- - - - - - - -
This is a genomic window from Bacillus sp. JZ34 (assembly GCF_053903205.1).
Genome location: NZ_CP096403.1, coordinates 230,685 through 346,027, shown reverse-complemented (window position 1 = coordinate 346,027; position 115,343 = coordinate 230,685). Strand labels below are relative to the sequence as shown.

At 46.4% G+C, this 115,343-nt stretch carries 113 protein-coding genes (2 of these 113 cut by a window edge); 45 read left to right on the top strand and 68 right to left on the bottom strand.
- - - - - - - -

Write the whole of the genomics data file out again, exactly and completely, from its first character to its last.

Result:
This is a genomic window from Bacillus sp. JZ34 (assembly GCF_053903205.1).
Genome location: NZ_CP096403.1, coordinates 230,685 through 346,027, shown reverse-complemented (window position 1 = coordinate 346,027; position 115,343 = coordinate 230,685). Strand labels below are relative to the sequence as shown.

At 46.4% G+C, this 115,343-nt stretch carries 113 protein-coding genes (2 of these 113 cut by a window edge); 45 read left to right on the top strand and 68 right to left on the bottom strand.